7. MAJ says:

    Ned – I don’t have the time to engage in a lengthy and detailed conversation this weekend (another week before my vacation begins) but very briefly, for now: yes, kitsch is essentially a commodity aesthetic, which is why kitsch is the modern face of China. But surely the same can be said about the United States, and Australia too for that matter. Kitsch thrives in both Australia and the United States, where it is even celebrated. Here down under, we (as in the nation in general) love our Big Banana, our Big Pineapple, our Big Mosquito, our Big Potato and our Big Sheep, just as we love our Gold Coast theme parks: Warner Bros. Movie World, Sea World, Dreamworld, etc. Many people here collect kitsch, and enjoy decorating their homes with such junk.

    Nazi Germany’s fusion of kitsch with high art (the Olympic Torch meets Richard Wagner) was pretentious, designed to reach the working classes, to appeal to them in a way that could elevate their national pride by giving them a sense of racial superiority. In China, during Mao’s reign, kitsch was fused with socialist realist art as a way of helping to bolster the legitimacy of the CCP’s rule, and of Mao’s leadersip in particular. Think of today’s products: those watches with Mao’s face on it, similar to those Mickey Mouse watches, or the plethora of cheaply made Mao statues, Mao cigarette lighters, etc.- such kitsch today continues to be reproduced, but for entirely different purposes: for some, such reproductions are bought as items of nostalgia, for others, their value lies in their embodiment of parody (in the irony of commercialising socialist, and in particular, Maoist art). The retro appeal of Maoist socialist realist art is today often even fused with a plethora of other styles, its use-value and its sign-value now part of the postmodern.

    The Olympic Torch relay continues to serve an ideological purpose though, in the way that it fetishises the “human spirit’ and in the way that it reifies the relationship between sporting nations. For today’s China, hosting the Games provides an opportunity to promote itself as being a part of this global human spirit, as being a cherished and valued member of the global community, and as being an equal to all. The Torch then, is an ideological signifier, in the way that it masks the reality of the Olympics, which is of course as today an inherently commerical and political event, staged to sell commodities and to promote nation states as brands in themselves. The Torch relay tries to disguises this reality by shrouding the Games in a kind of religious aura – the imagination sees something ancient, mythical, and universal in the ceremony of lighting the Torch.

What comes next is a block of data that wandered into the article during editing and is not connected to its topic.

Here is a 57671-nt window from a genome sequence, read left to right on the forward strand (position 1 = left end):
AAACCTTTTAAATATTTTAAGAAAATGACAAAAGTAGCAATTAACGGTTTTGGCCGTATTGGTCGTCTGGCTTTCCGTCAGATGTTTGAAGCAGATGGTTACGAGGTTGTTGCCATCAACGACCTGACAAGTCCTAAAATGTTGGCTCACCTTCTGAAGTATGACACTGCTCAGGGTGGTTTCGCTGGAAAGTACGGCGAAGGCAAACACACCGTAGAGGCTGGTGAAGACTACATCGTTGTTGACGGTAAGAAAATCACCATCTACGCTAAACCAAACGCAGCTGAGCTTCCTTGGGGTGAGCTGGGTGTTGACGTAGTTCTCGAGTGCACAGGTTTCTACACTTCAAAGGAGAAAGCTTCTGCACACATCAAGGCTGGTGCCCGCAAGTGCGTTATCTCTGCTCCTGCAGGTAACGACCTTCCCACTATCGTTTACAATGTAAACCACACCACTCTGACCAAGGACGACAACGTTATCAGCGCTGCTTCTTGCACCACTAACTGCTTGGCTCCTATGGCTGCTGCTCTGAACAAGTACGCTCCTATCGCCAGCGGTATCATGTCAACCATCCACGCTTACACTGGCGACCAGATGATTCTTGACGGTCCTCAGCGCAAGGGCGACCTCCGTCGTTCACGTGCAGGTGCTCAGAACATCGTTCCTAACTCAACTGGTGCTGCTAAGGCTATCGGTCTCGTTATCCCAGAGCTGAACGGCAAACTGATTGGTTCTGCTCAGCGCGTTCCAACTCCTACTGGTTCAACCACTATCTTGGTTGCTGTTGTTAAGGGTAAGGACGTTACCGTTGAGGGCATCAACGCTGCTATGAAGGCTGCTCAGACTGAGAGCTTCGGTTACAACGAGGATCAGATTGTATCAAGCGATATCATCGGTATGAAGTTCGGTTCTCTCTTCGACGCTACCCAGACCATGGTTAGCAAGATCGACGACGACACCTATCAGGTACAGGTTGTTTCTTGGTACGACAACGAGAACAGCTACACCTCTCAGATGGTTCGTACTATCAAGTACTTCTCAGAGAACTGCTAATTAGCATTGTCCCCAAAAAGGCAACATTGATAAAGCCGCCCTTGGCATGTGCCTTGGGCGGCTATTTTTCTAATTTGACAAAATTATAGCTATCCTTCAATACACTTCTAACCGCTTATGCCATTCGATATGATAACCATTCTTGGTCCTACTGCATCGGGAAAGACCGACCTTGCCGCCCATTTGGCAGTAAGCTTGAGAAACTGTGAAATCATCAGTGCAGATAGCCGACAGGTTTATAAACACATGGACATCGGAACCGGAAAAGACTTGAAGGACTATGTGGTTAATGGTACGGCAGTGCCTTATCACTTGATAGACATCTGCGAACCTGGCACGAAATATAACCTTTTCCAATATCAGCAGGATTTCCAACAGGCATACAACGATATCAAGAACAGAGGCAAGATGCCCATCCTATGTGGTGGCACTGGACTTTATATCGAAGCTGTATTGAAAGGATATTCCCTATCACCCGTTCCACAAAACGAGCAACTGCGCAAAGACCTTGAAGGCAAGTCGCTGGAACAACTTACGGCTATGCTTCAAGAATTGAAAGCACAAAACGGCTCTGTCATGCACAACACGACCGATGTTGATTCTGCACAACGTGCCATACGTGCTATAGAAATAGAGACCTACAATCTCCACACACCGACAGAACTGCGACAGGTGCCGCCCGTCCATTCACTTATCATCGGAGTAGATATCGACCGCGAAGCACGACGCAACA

Best regards for now,
    MAJ

  8. MAJ says:

    Sorry for the typing errors in my comment above, which should read:

    The Torch then, is an ideological signifier, in the way that it masks the reality of the Olympics, which is of course today very much an inherently commerical and political event, staged to sell commodities and to promote nation states as brands in themselves. The Torch relay tries to disguise this reality by shrouding the Games in a kind of religious aura – the imagination sees something ancient, mythical, and universal in the ceremony of lighting the Torch.

    Regards again,
    MAJ

  9. Ned Kelly says:

    MAJ,
    Hey man, when are you going to take some typing lessons? ;-)

    A few responses:

    “yes, kitsch is essentially a commodity aesthetic, which is why kitsch is the modern face of China.”

    I think it also correlates with populism and nationalism, thus it’s all the more in accord with today’s nationalist China, whose ruling party IS a populist one, even if not invariably beloved by “the people.” But the truth is that the CCP does have popular support – a support which it reinforces through populist-nationalist propaganda. In this sense, alas, there is some truth in the CCP’s claim to be a KIND of democracy. But so was Nazi Germany.

    “Kitsch thrives in both Australia and the United States, where it is even celebrated.”

    Reminds me of this joke song, “Elvis is Everywhere“:

    “Nazi Germany’s fusion of kitsch with high art (the Olympic Torch meets Richard Wagner) was pretentious, designed to reach the working classes etc)”

    Yes and there was more to it than that. The Nazis hijacked and contorted to their own ends many authentically traditional symbols such as those of Christianity, and the nobler aspects of German history, and adapted them in a way to imply that the Nazi Party was a continuation of such traditions, when in fact it was hostile to Christianity and old German/European civilisation. One of the most ghastly – yet ingenious – scenes in “Triumph of the Will” is when the SS march past a medieval church dedicated to St Mary; the SS who despised compassion were re-presented as “defenders” of a Church dedicated to Christianity’s “goddess” of compassion. (Mary is like Christianity’s Guan Yin.) Then there’s the scene where Hitler ceremonially touches all new Nazi flags with the original “sacramental”, “Blood Banner”, a Nazi flag stained with blood from the 1920s. That was a very deliberate adaptation (and abuse) of the Christian symbol of the “Blood of Christ” in holy Communion.

    But then there’s another similiarity between the Nazi and CCP ways of concocting ERSATZ “traditional” symbols which have nothing to do with any authentic tradition. In another scene in “Triumph of the Will”, some rural people parade in their so-called “folk costumes” of their provinces. There was a germ of truth in those “folk costumes”, but not much; from the Middle Ages well into the Modern Age, most German peasants just wore whatever simple clothes they could afford, and the “folk costume” idea was a concoction of post-1800. The same thing happened in Scotland; the idea of each Scottish “clan” having its own “traditional” plaid tartan, was an invention of the 1800s, largely to attract tourists. Walter Scott invented many of those myths. Fact is, that until well into the 1800s, the Scottish lowlanders (the majority of Scots) held the Gaelic-speaking Highlanders in contempt – often calling them “Irish” (and there’s NOTHING worse than THAT! ;-),